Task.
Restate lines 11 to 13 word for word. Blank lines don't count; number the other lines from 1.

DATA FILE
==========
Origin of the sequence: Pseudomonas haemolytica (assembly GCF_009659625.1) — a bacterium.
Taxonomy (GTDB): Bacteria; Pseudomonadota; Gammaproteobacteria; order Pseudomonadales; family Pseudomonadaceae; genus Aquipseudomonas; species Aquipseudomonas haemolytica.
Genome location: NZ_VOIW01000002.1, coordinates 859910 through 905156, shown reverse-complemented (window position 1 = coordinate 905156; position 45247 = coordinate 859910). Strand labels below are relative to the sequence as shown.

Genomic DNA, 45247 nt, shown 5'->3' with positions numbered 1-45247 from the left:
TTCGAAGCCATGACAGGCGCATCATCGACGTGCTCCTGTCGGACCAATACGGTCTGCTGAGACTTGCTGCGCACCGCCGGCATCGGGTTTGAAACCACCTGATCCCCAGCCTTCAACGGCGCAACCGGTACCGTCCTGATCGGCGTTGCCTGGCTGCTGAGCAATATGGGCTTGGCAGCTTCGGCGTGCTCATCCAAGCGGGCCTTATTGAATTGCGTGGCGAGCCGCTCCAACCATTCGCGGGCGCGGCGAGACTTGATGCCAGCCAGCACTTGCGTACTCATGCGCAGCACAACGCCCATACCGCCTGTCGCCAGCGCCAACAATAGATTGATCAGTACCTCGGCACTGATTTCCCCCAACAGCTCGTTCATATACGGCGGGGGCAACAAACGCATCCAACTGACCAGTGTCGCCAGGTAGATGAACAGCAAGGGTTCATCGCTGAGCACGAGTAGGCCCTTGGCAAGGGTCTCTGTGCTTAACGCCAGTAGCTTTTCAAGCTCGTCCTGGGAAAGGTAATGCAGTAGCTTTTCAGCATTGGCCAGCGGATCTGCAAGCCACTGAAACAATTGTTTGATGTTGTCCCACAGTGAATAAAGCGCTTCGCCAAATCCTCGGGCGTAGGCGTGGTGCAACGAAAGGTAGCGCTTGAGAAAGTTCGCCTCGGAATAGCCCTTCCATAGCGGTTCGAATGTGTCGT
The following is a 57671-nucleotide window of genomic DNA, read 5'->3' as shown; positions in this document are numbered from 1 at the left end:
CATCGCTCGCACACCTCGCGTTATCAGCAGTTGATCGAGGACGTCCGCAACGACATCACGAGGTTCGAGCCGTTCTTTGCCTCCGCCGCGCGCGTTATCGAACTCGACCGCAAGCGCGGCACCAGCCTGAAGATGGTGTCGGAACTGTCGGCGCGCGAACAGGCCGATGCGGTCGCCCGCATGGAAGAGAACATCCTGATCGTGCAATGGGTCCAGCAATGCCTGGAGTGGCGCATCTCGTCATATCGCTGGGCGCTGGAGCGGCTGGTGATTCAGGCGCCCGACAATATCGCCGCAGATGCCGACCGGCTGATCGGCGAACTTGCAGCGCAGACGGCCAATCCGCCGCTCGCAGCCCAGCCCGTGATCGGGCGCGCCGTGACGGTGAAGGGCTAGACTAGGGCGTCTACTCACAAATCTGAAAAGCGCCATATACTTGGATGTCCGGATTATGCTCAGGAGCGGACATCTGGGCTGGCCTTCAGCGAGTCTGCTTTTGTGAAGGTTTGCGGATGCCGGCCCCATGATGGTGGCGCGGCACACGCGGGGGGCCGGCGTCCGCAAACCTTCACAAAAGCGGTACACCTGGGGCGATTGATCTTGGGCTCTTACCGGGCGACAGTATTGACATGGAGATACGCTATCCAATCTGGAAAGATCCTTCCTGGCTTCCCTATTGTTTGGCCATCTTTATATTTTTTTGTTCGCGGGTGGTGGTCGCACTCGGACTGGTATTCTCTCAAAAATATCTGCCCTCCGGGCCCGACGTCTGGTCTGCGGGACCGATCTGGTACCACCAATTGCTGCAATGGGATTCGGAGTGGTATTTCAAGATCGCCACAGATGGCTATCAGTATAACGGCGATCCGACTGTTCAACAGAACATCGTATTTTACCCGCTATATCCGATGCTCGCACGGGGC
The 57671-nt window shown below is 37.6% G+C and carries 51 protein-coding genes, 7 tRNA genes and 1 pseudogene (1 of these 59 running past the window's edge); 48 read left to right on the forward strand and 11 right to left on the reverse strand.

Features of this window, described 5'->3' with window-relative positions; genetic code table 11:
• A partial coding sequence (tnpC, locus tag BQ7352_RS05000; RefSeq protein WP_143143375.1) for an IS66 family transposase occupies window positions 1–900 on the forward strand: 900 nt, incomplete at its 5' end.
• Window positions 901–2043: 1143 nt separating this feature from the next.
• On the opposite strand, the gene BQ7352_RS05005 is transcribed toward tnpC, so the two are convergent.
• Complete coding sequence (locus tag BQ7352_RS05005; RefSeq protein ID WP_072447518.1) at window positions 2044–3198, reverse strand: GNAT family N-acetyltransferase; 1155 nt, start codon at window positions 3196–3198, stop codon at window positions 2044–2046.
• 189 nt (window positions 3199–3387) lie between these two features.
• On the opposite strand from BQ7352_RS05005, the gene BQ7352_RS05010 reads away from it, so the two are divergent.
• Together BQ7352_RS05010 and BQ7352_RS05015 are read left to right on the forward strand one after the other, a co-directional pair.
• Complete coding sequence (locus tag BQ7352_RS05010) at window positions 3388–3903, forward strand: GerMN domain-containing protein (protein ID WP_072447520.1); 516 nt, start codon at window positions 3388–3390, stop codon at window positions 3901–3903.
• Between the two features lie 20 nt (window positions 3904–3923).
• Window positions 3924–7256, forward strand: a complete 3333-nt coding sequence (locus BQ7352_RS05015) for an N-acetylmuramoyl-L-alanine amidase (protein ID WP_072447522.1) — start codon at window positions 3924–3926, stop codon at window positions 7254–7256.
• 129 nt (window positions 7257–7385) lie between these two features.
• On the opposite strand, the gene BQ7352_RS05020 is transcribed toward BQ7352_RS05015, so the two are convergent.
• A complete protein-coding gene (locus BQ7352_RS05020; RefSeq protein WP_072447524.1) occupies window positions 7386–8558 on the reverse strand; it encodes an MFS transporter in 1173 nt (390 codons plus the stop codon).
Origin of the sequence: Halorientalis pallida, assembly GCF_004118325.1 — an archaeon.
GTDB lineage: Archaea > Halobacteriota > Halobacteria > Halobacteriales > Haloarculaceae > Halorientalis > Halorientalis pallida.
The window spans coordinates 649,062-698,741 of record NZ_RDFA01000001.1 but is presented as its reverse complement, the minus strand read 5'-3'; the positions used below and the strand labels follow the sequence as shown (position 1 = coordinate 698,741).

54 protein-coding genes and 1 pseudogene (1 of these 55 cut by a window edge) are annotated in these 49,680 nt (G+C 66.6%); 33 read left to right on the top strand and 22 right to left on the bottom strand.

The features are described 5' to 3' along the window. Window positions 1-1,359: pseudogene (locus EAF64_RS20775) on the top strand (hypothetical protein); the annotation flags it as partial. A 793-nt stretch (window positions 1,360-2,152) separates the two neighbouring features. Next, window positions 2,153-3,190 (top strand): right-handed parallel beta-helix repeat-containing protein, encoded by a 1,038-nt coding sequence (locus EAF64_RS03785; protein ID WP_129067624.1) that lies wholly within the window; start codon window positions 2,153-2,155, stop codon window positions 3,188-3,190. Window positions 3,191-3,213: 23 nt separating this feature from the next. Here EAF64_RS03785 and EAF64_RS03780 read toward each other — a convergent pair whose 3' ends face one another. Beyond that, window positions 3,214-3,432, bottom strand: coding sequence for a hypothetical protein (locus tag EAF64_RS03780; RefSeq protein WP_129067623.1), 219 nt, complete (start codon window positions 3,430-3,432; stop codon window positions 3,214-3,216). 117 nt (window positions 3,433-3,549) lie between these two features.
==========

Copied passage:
• Window positions 901–2043: 1143 nt separating this feature from the next.
• On the opposite strand, the gene BQ7352_RS05005 is transcribed toward tnpC, so the two are convergent.
• Complete coding sequence (locus tag BQ7352_RS05005; RefSeq protein ID WP_072447518.1) at window positions 2044–3198, reverse strand: GNAT family N-acetyltransferase; 1155 nt, start codon at window positions 3196–3198, stop codon at window positions 2044–2046.